Radio project probes out-of-state prisons

MIDDLEBURY — Currently there are more than 2,000 people serving time in jail for state crimes committed in Vermont. More than a quarter of that number are housed in prisons more than 1,000 miles from where their crimes took place.
Each year, between 550 and 600 Vermont prisoners are held in privately run jails in Tennessee and Kentucky.
Vermont is not alone in sending prisoners to private jails. According to a 2007 study, there are about 100,000 prisoners in private facilities across the country. But Vermont leads the way in this trend — the state sends prisoners to private facilities at the third highest rate in the country.
This summer, three Middlebury College students are producing a radio documentary on Vermont’s use of private out-of-state prisons.
The students explained that they wanted to look into the issue of Vermont’s growing out-of-state incarceration rates because they believe prisons are expensive and ineffective.
“In Vermont, we’re imprisoning double the amount of people we imprisoned in 1991 and yet crime is staying the same,” said Will Bellaimey, one of the students. “If the goal of these prisons is to protect the public, it’s not working. And it’s incredibly costly.”
Bellaimey, a senior from Minneapolis, teamed up with two juniors, Bianca Giaever and Aiden Arata, to win a grant in the Middlebury College Stonehenge idea competition. They will compile an hour-long piece excerpting from interviews with prisoners, their families and politicians.
In the four weeks that they’ve been working on the project, the students have interviewed a long list of people including former state Corrections Commissioner John Perry and Sen. Susan Bartlett, D–Lamoille County, who chairs the Senate Appropriations Committee.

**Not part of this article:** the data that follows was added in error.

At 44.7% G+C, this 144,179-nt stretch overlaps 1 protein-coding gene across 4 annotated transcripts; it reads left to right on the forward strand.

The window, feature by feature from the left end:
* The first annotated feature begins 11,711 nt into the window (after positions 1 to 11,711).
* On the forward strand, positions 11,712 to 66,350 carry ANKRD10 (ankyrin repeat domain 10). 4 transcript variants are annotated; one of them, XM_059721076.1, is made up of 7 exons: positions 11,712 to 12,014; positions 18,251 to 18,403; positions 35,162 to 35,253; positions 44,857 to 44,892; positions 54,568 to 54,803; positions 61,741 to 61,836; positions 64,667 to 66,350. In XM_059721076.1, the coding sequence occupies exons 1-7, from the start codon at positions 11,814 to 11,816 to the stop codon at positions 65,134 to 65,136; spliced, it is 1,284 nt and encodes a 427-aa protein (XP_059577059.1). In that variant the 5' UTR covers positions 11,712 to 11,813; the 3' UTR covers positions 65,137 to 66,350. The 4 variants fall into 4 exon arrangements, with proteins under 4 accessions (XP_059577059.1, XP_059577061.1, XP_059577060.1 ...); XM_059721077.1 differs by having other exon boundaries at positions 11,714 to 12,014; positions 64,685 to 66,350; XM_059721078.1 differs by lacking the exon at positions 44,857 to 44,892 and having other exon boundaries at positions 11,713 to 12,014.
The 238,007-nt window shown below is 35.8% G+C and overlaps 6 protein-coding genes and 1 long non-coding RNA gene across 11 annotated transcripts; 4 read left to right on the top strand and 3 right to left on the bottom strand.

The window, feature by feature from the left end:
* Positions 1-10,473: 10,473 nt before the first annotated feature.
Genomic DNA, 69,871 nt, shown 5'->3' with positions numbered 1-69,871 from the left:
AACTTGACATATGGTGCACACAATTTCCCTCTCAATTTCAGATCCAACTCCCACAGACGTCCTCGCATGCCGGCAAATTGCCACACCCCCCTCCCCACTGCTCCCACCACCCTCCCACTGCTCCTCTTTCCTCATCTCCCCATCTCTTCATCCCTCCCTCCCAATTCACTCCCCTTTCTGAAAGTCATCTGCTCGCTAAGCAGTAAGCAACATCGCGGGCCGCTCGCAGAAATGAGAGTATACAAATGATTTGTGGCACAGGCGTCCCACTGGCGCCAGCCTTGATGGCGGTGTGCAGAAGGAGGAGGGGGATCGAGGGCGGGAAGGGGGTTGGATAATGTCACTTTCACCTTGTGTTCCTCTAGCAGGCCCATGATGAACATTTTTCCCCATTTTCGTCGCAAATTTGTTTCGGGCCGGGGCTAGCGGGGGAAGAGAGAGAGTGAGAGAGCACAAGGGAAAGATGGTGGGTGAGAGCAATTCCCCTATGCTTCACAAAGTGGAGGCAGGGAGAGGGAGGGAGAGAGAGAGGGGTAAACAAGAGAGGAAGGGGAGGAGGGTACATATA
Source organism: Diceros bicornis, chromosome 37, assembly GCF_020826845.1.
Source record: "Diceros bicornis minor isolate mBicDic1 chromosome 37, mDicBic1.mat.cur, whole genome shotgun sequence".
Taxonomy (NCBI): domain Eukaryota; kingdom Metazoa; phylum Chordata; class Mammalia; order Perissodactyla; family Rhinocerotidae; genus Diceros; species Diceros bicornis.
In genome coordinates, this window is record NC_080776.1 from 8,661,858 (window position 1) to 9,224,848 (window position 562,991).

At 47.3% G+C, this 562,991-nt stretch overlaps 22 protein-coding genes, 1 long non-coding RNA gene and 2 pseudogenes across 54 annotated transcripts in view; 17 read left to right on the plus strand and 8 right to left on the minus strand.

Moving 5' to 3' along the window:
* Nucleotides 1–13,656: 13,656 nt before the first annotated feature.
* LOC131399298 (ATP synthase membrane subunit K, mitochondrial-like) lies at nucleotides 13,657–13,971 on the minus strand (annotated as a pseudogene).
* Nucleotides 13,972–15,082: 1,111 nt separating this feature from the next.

Already, they have come across strong opinions about private prisons. Former Corrections Directory of Planning John Perry told them “shipping the inmates out of state was the biggest mistake we ever made.”
Con Hogan, the former secretary of the Vermont Agency of Health and Human Services told the students, “Some of the (private) facilities are well run and pretty solid. Others have had chronic problems because these are programs for profit and when you build something for profit you often kind of cut corners in order to make that profit.”
The primary appeal of private prisons is that they save Vermont money. The students cited Department of Corrections data that found that the cost of keeping a prisoner in a Vermont state prison is about $50,000 a year — more than double the cost of private prisons. 
But the students argue that private prisons come with important external costs.
“One thing that adds to recidivism is not having a family or a community to answer to,” said Arata, who is from Los Angeles. “It’s a 10-hour drive to (the prisons in) Tennessee or Kentucky, and visiting hours are an hour long, once a week. This takes a toll on kids who grow up with incarcerated parents, and on the prisoners themselves who don’t have anyone to hold them accountable.”
In addition to their hour-long documentary, the students plan on pitching shorter segments of their project to Vermont Public Radio and other media outlets.
Now in its second year, the Middlebury College Stonehenge competition offers $3,000 grants in the categories of arts, environment, business and Vermont public policy.
Although Bellaimey, Arata and Giaever will focus on looking into private prisons, they don’t want to lose sight of the larger issue of growing incarceration rates.
“Instead of actually dealing with the problem of (high incarceration rates), and imprisoning less people, we just ship our prisoners away,” said Bellaimey. “If we didn’t have that safety valve, we’d be forced to build another prison. That would be such an expensive and insane endeavor, that we’d actually address the underlying issues.”
The students are interested in hearing from people who have been affected by private prisons and can be contacted at [email protected].
Reporter George Altshuler is at [email protected].

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